The Cerf-Kahn paper was finally published in May 1974. Under these proposals packets would be sent within 'datagrams' much like a letter within an envelope, with the gateways only reading the envelopes, so that the packets would be 'taken out' and read by the receiving hosts. The system would be regarded as unreliable, in the same way as CYCLADES was, so if a packet didn't arrive or was unintelligible, and no acknowledgement was received, a 'twin' was transmitted. This meant a focus on end-to-end reliability rather than reliability from the network itself. Work continued on polishing it into a workable protocol, until 1975 when the TCP specification was sent for implementation to BBN, Cerf's Stanford group and University College, London.
During 1976 Cerf finally joined DARPA as a program manager, responsible for packet radio, packet satellite and research on the ARPA Internet. He also continued work on the TCP specification. In October 1977 Kahn and Cerf were involved in a milestone demonstration when they linked a three network system of packet radio, SATNET and ARPANET. This involved sending packets over 94,000 miles and there were no transmission errors. In early 1978 Vint Cerf, Jon Postel and Danny Cohen discussed the idea of removing the part of TCP that dealt with routing packets and have this done by a new protocol known as Internet Protocol. TCP would then be free to concentrate on breaking up messages into datagrams, the reassembly process, error detection, putting packets into the right order and resending any missing packets. This idea came from the Xerox team at Palo Alto who had done something similar, on a smaller scale. Thus TCP/IP was finally born in 1978.
By the Spring of 1983 TCP/IP was fully implemented on the ARPANET, with NCP no longer in use. Many other networks were also using TCP/IP. Now they could communicate with each other. However, TCP/IP had a rival - OSI (Open Systems Interconnection), developed by the International Standards Organisation. Most governments wanted to use it as the world standard communications protocol. The problem with OSI was that it was just a specification and not a tried and tested system as TCP/IP now was. TCP/IP was, after all, an 'open' design refined by large numbers of computer professionals and academics. It had also been adopted for use on Ethernet systems (hardwired local area network systems), such as would be found on a university campus. There was almost an underground movement, within the computing community, that quietly championed the cause. Another important developement was the adoption of TCP/IP by the inventors of UNIX, a very popular operating system. Unix was used by SUN Microsystems workstations. When SUN provided the networking software free with their machines networking took off. The march was relentless and by 1989 virtually everyone was using TCP/IP.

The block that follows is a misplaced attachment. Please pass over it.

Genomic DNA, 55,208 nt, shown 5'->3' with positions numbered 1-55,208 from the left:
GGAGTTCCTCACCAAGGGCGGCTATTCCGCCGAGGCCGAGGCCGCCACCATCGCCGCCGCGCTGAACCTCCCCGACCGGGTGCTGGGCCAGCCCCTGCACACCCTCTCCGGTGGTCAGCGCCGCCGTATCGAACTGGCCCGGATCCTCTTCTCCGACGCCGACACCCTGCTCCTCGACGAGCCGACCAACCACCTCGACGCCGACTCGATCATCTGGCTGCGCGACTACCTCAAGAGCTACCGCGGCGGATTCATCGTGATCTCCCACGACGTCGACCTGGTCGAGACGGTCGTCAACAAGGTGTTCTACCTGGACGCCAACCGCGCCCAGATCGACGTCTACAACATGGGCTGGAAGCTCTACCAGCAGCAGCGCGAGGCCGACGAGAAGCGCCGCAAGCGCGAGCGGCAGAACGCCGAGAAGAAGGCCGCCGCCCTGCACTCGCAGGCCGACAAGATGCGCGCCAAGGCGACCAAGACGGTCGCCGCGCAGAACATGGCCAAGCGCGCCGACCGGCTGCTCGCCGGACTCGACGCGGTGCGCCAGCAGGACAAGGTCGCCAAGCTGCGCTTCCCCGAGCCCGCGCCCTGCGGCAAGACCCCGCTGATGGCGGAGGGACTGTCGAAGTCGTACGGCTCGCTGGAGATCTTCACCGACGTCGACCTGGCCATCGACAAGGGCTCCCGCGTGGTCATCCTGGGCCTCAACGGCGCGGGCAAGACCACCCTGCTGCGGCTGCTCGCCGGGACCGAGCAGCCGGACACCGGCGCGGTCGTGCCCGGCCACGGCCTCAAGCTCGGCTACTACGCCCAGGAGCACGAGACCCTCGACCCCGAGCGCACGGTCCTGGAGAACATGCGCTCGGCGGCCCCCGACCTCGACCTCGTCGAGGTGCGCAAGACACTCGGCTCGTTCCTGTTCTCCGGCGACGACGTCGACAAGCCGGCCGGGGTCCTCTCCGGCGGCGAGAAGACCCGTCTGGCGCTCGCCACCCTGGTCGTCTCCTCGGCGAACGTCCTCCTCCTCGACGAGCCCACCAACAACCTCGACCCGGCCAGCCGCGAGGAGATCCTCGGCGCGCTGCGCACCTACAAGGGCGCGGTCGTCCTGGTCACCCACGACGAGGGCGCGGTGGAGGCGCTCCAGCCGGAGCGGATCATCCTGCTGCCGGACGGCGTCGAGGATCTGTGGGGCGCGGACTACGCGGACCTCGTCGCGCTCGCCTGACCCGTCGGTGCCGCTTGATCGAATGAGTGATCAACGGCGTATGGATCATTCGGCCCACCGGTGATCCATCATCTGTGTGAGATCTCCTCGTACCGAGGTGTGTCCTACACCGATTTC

By 1994 the Internet had become a huge concern, partly due to the explosion of the World Wide Web (invented by Tim Berners-Lee) and consequent use of HTTP. It had started to find its way into everyday use for many households and businesses. However, the 'glue' that held all this together was TCP/IP. Without it, none of the many networks that made up the Internet would be able to communicate with each other. TCP/IP also meant that these communications were handled in a very reliable fashion. It's 'end to end' reliability meant that any problems with any particular network would not cause any difficulties with the message itself.
I believe that it is very significant that TCP/IP is an 'open' system. It very much characterises how the Internet itself works - as a kind of democracy. It is also significant, from a technical point of view, that it is able to link many disparate networks in a simple and very reliable fashion. Some of these are Local Area Networks and others are huge transcontinental systems, but they all have one thing in common - TCP/IP. Therefore, no 'translation' is necessary. It is possible for anyone to communicate with anyone else, with no barriers. Information can be passed freely and easily from one part of the globe to another.
The companies, organisations and people mentioned in this report can be found at:
Hafner K. and Lyon M. (1996) Where wizards stay up late. Simon and Schuster
TCP/IP - Click here for a very detailed description in Adobe Acrobat format (.pdf) [Return].
ARPA - Advanced Research Projects Agency [Return].
ARPANET - The first computer network [Return]
UCLA - University of California at Los Angeles [Return]
MIT- Massachusetts Institute of Technology [Return]
BBN- Bolt, Beranek and Newman - The company awarded the contract by ARPA to create the ARPANET. [Return ]
IMP- Interface Message Processor - A computer used to connect a host computer to the ARPANET. [Return]
HTTP- Hyper Text Transfer Protocol [Return]
PACKET SWITCHING- This very simplified diagram shows the structure of a packet:
Source: Open University